Minister Rishad Bathiudeen and brother Riyadh have been arrested by the CID on April 24 for allegedly assisting the terrorists responsible for the deadly April 2019 bombing attacks….reports Asian Lite News
Former Sri Lankan minister Rishad Bathiyudeen and his brother who were arrested by the country’s Criminal Investigations Department (CID) would be detained for 90 days under the stiff anti-terrorism law to conduct further probe into their role in the deadly 2019 Easter Sunday attacks, police said.
Minister Rishad Bathiudeen and brother Riyadh have been arrested by the CID on April 24 for allegedly assisting the terrorists responsible for the deadly April 2019 bombing attacks.
“They were arrested after the scrutiny of bank accounts, cheque transactions and communication lines,” news reports quoted senior deputy inspector general and the police spokesman Ajith Rohana as saying.
Rohana said the police investigations had focused on the close contacts of the suicide bombers who carried out the attacks at luxury hotels in Colombo and three churches, according to the report.
On April 21, 2019, Sri Lanka was hit by a series of deadly bombings that killed over 250 people, including 40 foreigners, and injured many more.
The Islamic State terrorist group has claimed the responsibility for the attacks. More than 100 people have been arrested in connection with the bombings.
Sri Lanka on last Wednesday marked the second anniversary of the Easter Sunday bombings with religious ceremonies, as Catholics called for investigations into the attacks to be expedited.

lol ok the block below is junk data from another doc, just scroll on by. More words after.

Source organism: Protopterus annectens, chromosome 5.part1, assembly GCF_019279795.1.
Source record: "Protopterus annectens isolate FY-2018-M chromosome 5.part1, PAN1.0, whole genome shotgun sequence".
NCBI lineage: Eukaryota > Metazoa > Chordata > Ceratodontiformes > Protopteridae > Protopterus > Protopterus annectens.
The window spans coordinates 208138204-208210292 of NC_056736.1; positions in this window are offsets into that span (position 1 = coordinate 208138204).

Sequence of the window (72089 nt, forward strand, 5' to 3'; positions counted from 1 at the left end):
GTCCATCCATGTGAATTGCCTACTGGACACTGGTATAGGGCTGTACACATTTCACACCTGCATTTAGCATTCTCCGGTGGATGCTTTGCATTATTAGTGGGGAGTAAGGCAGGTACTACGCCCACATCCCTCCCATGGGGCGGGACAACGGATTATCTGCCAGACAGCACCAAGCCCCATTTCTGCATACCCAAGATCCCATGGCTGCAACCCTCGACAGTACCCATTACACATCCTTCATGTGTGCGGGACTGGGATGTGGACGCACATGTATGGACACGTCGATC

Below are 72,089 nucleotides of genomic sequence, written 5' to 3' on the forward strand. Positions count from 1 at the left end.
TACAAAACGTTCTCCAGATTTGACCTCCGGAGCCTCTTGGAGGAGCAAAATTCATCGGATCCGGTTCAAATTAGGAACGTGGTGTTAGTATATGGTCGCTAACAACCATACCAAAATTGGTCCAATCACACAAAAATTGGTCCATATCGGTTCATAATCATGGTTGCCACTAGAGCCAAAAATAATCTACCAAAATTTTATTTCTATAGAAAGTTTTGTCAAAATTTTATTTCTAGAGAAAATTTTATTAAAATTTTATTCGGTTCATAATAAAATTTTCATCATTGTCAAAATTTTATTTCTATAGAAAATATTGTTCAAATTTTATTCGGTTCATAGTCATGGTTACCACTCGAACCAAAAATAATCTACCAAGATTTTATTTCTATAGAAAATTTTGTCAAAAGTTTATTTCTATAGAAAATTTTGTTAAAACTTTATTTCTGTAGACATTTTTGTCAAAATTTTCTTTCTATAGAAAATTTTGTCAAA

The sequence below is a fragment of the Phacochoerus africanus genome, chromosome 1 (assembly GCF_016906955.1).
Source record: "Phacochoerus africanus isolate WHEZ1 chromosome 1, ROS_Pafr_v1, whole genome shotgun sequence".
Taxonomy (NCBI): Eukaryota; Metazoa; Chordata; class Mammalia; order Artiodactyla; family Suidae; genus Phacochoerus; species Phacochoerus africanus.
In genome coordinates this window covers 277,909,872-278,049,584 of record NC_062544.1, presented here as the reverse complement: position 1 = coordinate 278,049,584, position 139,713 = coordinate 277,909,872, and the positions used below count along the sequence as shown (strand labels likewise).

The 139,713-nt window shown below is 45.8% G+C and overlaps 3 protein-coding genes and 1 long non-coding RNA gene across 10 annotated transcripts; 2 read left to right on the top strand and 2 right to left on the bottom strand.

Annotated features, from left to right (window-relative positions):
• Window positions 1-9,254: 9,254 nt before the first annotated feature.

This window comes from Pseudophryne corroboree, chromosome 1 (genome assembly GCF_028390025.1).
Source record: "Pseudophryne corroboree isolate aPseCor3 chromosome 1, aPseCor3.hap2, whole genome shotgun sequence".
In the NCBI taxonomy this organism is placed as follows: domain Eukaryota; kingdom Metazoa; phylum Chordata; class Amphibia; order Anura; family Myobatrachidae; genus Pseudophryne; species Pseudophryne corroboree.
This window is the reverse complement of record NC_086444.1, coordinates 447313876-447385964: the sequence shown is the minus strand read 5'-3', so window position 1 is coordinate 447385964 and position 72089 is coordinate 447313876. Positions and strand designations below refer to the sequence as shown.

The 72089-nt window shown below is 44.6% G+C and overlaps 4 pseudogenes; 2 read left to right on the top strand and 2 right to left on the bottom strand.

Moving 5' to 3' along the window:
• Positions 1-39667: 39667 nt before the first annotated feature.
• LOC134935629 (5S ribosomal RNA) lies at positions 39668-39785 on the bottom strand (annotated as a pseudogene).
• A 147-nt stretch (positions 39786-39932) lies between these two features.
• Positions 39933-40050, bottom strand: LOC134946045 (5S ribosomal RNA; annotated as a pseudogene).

Catholic churches conducted prayer services after two minutes of silence in remembrance of the 271 people killed in the multiple explosions. Other religious groups held similar events.
A multi-religious remembrance service attended by Buddhist, Hindu and Muslim clergy and diplomats was held at the St Anthony’s Catholic shrine in the capital Colombo – one of the targets of the suicide bombings.
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Heavy security was placed outside churches in Colombo and surrounding areas where the main services were conducted.
Silent protests were held outside churches in some locations demanding speedy investigations into the attacks.
“We are not happy about the investigations,” head of the Catholic church in Sri Lanka, Cardinal Malcolm Ranjith said, adding that the people need answers about who was responsible and the truth about the motives behind the attacks.
A presidential commission appointed to probe the attacks has concluded its investigation, but Ranjith has claimed that the report fails to fully identify those responsible for the bombings, though it pointed to Islamic extremists groups as the perpetrators.